Dinigeer Yilamujiang, a cross country skier, born in Xinjiang, and Zhao Jiawen, a 21-year-old biathlete, placed the lit torch onto a giant snowflake at the Beijing 2022 Winter Olympics opening ceremony on Friday, Feb. 4. Yilamujiang then ranked 43rd in her Olympic debut in the cross-country skiathlon on Saturday, Feb. 5, and disappeared from the spotlight.
As The Wall Street Journal reported on Feb. 6, Ms. Yilamujiang is a Uighur, a Turkic minority group native to China’s northwestern region of Xinjiang, which has become the subject of allegations of Chinese human rights violations in the United States and the West.
Chinese leader Xi Jinping’s decision to pair Ms. Yilamujiang with a member of China’s Han majority, rather than a more talented or well-known athlete, was regarded as a show of defiance against the global pressure campaign and was denounced as “offensive” by international Uighur human rights organizations.
Ms. Yilamujiang had fallen behind more than half of the field of 65 participants at the first checkpoint of Saturday’s race, finally finishing 42 places behind the eventual gold medalist, Norway’s Therese Johaug. However, her poor performance on her Olympic debut went largely unrecognized in the Chinese media.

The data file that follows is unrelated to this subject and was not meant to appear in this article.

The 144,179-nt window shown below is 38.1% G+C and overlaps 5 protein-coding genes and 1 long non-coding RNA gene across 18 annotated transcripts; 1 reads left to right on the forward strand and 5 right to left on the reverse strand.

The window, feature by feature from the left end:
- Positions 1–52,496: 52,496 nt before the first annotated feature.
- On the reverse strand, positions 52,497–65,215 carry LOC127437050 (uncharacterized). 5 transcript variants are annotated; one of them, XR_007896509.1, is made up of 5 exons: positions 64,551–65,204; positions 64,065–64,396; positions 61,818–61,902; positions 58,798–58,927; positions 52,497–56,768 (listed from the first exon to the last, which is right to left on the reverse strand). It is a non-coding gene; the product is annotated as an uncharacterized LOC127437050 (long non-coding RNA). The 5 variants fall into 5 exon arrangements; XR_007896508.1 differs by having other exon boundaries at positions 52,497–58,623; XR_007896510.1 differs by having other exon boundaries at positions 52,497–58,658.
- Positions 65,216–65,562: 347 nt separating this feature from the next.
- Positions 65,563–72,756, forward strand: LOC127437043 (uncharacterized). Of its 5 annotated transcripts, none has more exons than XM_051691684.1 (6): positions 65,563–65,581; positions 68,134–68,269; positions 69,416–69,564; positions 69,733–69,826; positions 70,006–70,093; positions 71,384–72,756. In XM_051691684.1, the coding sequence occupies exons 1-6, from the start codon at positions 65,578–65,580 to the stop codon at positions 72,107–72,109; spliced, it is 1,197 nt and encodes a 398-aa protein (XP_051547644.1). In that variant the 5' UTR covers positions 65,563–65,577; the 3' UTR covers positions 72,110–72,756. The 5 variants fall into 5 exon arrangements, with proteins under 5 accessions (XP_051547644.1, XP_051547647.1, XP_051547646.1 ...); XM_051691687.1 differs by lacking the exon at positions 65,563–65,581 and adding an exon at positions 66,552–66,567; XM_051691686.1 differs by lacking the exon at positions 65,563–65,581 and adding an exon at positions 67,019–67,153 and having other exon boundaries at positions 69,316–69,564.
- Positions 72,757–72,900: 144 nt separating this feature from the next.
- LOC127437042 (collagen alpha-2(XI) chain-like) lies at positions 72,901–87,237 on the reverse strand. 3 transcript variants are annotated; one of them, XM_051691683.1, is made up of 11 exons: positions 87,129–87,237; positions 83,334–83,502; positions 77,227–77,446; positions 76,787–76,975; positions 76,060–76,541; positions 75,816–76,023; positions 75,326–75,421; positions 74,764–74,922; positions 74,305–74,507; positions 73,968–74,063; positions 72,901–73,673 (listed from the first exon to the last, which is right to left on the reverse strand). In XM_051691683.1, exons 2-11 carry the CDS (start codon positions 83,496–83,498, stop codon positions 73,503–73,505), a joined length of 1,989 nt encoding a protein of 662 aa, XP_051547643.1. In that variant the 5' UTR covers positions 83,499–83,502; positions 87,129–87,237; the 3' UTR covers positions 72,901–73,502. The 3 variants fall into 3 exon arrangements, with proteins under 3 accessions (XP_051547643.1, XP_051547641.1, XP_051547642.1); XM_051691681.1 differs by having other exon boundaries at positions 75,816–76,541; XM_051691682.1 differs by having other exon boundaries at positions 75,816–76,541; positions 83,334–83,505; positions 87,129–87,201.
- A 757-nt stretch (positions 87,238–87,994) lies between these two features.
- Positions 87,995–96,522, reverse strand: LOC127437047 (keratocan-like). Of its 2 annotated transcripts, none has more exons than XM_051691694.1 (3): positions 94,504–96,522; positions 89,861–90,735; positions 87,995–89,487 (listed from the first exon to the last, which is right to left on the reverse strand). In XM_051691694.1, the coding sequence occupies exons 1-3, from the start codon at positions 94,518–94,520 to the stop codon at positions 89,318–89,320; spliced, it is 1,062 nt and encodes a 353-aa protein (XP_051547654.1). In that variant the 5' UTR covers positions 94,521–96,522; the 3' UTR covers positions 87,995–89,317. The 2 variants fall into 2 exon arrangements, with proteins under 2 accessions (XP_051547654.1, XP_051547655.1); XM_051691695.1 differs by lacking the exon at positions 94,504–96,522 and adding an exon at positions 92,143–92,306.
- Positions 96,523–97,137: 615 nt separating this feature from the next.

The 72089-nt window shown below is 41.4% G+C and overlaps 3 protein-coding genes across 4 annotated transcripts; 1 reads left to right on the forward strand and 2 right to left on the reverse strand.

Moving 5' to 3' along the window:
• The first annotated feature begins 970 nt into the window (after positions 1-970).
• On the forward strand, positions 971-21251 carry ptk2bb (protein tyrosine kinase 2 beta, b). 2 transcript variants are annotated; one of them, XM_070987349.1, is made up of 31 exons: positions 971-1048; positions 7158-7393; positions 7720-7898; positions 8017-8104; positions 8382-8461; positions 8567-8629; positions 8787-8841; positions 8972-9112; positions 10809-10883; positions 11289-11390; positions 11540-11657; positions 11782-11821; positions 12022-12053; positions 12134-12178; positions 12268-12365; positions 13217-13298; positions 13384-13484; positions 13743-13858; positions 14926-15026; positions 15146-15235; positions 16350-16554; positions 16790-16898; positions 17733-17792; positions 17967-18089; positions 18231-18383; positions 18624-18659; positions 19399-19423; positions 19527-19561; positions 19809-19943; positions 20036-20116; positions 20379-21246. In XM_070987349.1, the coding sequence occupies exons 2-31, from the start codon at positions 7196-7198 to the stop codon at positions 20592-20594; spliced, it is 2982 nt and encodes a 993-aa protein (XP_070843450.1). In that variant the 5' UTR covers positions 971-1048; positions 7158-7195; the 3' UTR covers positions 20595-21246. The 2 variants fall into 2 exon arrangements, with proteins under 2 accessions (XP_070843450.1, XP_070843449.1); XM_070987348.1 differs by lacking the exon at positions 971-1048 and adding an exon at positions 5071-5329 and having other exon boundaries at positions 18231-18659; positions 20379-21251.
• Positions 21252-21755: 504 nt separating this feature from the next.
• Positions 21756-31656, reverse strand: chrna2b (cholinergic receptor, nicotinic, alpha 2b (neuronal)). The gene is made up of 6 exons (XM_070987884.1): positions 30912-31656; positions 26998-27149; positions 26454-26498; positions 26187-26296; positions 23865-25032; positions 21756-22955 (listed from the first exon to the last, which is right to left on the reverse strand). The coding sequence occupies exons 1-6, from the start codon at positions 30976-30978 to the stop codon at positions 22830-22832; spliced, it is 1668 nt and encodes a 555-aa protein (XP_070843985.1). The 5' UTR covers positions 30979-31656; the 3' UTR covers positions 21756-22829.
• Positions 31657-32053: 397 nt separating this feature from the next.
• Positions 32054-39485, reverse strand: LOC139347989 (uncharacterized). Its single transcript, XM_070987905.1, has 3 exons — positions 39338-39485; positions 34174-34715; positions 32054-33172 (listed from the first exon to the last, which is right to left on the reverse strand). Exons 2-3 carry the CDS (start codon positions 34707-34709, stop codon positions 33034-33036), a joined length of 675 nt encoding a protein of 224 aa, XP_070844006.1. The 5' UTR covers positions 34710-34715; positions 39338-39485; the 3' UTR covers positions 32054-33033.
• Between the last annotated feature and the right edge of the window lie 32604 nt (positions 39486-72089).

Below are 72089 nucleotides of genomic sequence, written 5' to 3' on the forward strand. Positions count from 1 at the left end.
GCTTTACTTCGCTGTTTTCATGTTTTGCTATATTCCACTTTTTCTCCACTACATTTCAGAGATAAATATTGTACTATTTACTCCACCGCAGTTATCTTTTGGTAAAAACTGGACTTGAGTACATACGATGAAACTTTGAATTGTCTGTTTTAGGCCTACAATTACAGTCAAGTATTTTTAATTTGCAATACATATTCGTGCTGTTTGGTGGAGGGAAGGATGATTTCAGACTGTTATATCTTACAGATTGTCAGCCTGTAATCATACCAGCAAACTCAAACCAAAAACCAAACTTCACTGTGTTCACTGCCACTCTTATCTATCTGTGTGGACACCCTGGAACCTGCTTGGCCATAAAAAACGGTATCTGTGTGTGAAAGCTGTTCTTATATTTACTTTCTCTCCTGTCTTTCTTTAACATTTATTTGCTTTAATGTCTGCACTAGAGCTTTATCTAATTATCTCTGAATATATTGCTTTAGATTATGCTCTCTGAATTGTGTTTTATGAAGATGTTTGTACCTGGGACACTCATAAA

Ms. Yilamujiang and the other three Chinese athletes competing in the event then vanished, leaving more than a dozen Chinese and foreign journalists waiting in the freezing weather for more than an hour.
The International Olympic Committee (IOC) declined to comment on Ms. Yilamujiang’s absence.
Ms. Yilamujiang rose to fame in China almost overnight, hailed as a symbol of national unity.
“That moment will encourage me every day for the rest of my life,” Ms. Yilamujiang told China’s official news agency Xinhua on Sunday. “I was so excited when I found out we were going to place the torch. It’s a huge honor for me!”
As part of a year-long program of forcible assimilation, the Chinese regime has targeted the Xinjiang region’s predominantly Muslim ethnic minority with mass-detention internment camps and pervasive surveillance.
Concerns about China’s human rights record, particularly its ethnic-assimilation attempts in Xinjiang, have hung over the Games’ build-up and overshadowed other portions of the opening ceremony.